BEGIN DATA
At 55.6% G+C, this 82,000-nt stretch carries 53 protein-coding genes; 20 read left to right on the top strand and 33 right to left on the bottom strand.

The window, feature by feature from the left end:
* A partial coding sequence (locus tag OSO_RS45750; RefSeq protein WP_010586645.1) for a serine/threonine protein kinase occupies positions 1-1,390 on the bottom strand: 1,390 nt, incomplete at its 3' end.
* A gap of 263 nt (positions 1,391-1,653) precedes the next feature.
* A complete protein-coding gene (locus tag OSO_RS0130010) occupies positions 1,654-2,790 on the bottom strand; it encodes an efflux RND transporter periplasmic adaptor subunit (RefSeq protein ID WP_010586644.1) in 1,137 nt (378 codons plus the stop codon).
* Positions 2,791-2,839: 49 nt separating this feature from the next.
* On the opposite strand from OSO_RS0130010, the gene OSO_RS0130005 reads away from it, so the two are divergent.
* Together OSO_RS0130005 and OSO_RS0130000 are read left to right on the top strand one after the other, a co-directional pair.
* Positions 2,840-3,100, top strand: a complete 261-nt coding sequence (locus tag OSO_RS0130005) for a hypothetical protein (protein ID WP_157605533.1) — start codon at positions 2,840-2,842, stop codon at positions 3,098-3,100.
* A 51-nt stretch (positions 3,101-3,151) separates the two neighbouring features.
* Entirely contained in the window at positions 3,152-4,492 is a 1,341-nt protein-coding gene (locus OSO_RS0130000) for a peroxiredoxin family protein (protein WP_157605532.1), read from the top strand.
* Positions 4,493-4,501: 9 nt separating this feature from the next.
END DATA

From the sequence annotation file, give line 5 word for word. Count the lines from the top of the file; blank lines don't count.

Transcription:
* A complete protein-coding gene (locus tag OSO_RS0130010) occupies positions 1,654-2,790 on the bottom strand; it encodes an efflux RND transporter periplasmic adaptor subunit (RefSeq protein ID WP_010586644.1) in 1,137 nt (378 codons plus the stop codon).